Official Review: Lonely Expiation by Siegfried Finser

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Latest Review: Lonely Expiation by Siegfried Finser

Official Review: Lonely Expiation by Siegfried Finser

Post by daniya__shah3 » 28 Aug 2018, 07:27

[Following is an official review of "Lonely Expiation" by Siegfried Finser.]
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3 out of 4 stars
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Books with a single protagonist generally offer a narrative which is bildungsroman in nature. However, when this character is stoic, the development is close to zero. Lonely Expiation by Siegfried Finser is a surprising puzzle. Armand Dillon, the protagonist, is not a hero. He is rather an anti-hero whose progression is backwards. The story focuses on his dire need for social acceptance in an upper class culture. However, the means he uses to achieve is goal is quite twisted. For him, social acceptance is an equivalent to building contacts and neglecting emotions because 'feelings pollute intellect'. Through his manipulative ways, he attempts to trick his friends and enemies, eventually falling into his own trap.

The theme of class and social hierarchy is central to the plot. Interestingly enough, Armand doesn't belong to any class, he is a 'class himself'. I loved how the author has formed the characters. Even though there is close to little development in his character arc, Armand is still a pretty believable character. The phrases and expressions used to describe him are quite vivid. Through my reading of the text, I was able to picture a stone-like character with a frown permanently etched upon his face, devoid of any feelings. The narrative also reminded me of the concept of 'hamartia' introduced by Aristotle.

Another thing which I liked was the characterisation of Rachel. She is a contrasting character against the others from the elite class. She has been portrayed as a headstrong and rebellious young woman who doesn't prioritise class over her desires. However, she stands as a weak card for Armand to use against her family.

Apart from this, there was one thing which filled me with disappointment. The book seems as if it is not professionally edited. I was able to spot various misspellings along with misused punctuation and improper paragraph spacing. Editing is a crucial factor and it affects the readership to the extent where the reader might put down a good book due to frustration.

I am going to give this book a rating of 3 out of 4 stars. The story is certainly good enough to be recommended to others who might be interested in exploring unique themes such as artificial intelligence, consumer psychology and balanced idealism in the form of fiction. Apart from the multitude of errors, the plot is really well constructed. So, if you can handle a good read without minding the editing, go ahead.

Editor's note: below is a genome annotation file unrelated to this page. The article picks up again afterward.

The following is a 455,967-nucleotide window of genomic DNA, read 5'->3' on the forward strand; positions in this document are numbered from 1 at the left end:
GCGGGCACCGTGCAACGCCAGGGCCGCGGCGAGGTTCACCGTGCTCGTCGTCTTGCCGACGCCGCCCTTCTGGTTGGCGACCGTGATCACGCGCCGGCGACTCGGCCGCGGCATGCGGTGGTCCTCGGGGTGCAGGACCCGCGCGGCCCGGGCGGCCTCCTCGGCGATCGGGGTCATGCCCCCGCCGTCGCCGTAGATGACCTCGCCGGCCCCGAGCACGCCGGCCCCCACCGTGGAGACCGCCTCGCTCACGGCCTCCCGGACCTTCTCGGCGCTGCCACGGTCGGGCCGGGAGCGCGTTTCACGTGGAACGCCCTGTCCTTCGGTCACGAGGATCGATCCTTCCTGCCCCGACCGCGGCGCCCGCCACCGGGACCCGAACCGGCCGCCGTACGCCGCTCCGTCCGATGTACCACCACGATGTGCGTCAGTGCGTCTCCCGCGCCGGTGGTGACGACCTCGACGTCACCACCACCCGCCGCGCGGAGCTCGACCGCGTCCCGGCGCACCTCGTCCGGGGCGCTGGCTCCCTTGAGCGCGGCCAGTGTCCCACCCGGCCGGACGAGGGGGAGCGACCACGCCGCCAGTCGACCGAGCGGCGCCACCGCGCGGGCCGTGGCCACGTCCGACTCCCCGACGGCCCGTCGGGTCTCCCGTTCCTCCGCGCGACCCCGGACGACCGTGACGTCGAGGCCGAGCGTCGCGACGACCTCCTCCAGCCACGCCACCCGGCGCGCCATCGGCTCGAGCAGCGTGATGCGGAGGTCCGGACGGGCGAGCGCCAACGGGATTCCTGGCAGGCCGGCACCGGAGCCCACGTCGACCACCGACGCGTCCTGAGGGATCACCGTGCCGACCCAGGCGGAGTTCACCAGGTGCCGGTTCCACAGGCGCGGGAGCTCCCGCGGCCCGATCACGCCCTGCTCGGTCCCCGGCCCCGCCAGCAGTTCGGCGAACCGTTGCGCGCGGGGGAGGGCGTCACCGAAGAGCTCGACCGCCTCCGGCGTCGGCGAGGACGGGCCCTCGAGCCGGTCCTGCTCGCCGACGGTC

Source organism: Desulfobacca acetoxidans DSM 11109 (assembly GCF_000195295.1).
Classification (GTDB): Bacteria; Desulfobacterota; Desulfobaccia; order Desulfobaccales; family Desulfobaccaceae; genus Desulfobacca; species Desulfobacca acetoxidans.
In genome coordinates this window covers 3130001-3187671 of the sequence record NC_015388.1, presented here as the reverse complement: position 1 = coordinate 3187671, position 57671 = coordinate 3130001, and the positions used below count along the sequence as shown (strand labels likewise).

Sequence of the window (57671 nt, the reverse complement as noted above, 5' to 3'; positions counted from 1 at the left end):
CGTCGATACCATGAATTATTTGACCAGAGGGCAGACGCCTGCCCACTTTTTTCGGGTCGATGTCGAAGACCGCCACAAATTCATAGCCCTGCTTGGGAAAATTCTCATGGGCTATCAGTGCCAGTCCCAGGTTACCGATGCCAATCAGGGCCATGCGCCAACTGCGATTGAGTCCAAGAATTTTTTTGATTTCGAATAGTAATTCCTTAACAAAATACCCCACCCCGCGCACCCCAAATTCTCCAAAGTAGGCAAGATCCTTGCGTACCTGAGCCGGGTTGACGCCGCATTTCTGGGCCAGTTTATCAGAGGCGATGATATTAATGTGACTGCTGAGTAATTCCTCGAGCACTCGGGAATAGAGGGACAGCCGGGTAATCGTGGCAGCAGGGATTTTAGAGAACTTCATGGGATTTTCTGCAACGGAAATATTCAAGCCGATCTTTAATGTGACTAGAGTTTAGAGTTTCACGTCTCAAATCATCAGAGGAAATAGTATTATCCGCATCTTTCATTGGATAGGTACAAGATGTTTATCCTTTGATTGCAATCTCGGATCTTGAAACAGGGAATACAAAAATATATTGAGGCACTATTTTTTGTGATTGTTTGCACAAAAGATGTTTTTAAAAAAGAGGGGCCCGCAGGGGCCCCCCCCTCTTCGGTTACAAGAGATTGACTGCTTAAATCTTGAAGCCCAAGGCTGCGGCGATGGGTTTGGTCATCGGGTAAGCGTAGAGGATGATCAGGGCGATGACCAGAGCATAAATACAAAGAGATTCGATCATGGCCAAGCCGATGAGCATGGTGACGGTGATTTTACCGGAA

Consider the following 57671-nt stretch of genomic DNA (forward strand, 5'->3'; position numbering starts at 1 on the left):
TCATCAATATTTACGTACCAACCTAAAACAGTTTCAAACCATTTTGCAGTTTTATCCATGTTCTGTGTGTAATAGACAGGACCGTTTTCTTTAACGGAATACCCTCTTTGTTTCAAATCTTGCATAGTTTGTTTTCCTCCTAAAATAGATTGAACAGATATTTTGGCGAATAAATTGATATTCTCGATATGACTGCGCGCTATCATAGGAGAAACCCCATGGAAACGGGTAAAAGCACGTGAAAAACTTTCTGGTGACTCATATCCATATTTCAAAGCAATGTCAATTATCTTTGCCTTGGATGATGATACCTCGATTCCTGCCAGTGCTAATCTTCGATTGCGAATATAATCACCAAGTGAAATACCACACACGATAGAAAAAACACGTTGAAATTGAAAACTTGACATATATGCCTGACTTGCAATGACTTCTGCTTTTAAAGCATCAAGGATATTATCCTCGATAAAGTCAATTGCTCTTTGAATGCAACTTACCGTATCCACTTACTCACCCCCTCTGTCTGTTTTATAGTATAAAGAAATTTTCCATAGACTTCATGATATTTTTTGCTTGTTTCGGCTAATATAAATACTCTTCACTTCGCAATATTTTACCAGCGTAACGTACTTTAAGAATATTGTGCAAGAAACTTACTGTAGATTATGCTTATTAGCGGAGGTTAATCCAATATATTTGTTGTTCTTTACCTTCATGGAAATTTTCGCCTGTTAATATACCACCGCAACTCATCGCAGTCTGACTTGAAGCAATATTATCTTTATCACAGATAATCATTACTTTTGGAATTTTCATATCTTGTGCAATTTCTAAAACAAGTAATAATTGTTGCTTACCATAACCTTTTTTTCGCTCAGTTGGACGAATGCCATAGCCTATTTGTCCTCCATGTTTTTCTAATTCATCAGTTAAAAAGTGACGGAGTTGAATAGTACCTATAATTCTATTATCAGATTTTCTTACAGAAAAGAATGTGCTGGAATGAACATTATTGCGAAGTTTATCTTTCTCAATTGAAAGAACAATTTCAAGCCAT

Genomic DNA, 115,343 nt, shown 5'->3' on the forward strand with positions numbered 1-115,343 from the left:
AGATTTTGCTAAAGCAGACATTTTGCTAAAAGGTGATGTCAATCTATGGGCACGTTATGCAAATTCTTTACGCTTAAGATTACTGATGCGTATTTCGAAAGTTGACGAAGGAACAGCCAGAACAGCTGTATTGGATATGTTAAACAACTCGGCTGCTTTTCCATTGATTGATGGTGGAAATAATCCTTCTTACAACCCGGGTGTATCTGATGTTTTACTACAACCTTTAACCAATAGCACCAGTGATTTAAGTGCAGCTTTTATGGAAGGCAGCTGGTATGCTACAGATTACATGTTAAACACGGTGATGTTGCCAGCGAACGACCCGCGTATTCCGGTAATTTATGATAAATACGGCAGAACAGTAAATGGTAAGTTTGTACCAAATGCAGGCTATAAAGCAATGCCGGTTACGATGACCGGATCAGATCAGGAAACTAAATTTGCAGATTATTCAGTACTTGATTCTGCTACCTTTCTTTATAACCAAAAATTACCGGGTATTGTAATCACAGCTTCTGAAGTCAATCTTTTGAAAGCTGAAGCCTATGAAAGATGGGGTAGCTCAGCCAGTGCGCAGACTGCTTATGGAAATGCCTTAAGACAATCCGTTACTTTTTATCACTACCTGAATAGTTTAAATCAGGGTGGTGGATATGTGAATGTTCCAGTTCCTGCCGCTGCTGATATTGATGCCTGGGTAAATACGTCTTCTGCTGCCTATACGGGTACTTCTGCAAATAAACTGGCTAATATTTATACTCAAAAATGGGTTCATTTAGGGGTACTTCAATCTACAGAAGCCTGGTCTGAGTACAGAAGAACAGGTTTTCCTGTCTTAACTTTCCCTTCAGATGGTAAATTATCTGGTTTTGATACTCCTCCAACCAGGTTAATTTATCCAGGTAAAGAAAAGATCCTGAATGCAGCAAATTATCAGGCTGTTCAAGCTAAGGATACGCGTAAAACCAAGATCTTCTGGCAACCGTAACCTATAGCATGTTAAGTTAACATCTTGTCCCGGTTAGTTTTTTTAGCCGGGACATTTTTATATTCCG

Lonely Expiation
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Post by OrlaCarty » 04 Sep 2018, 03:47

I love the idea of a backward character progression when the plot is centered around hierarchy, intelligence and class. Thank you for the interesting review!

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Post by Amystl26 » 04 Sep 2018, 11:17

Thanks for the review. I'm with OrlaCarty. . . I love backward character progression as well as concepts surrounding artificial intelligence (spooky!). His lack of character development may start to get on nerves, though. The well-developed plot may make up for this; however, I tend to become lured in by my ability to relate to characters. Thanks again!

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Post by AliceofX » 05 Sep 2018, 10:13

daniya__shah3 wrote:
28 Aug 2018, 07:27
Even though there is close to little development in his character arc, Armand is still a pretty believable character.
It makes sense. From what you described the character seems like a manipulative narcissist and those people never really change. Only a hero can grow because he's willing to learn and change his ways.

Anyway, you wrote a nice review. Made the story seem really interesting.

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Post by Jaime Lync » 19 Dec 2018, 16:51

Great review. I would like to know if this was strictly a third person narrative or if there were areas that had blocks of first-person narratives. Once again, I really enjoyed this review. Thanks for sharing.

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Post by Lunastella » 16 Jan 2019, 20:11

I love character-driven stories and the fact that this one goes backward makes it much more interesting.
The issue of class intrigues me because it differs a lot from culture to culture.
Thank you for a concise and honest review.

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Post by ButterscotchCherrie » 17 Jan 2019, 03:46

You give a great impression of how the protagonist deals with a rigid structure by running counter to it, becoming an anti-hero whose psychological development runs backwards. Thank you for an articulate review.

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Post by Kajori50 » Today, 03:44

The idea of a protagonist who is an anti-hero, and whose progression is backwards is pretty intriguing.

Thank you for the great review.

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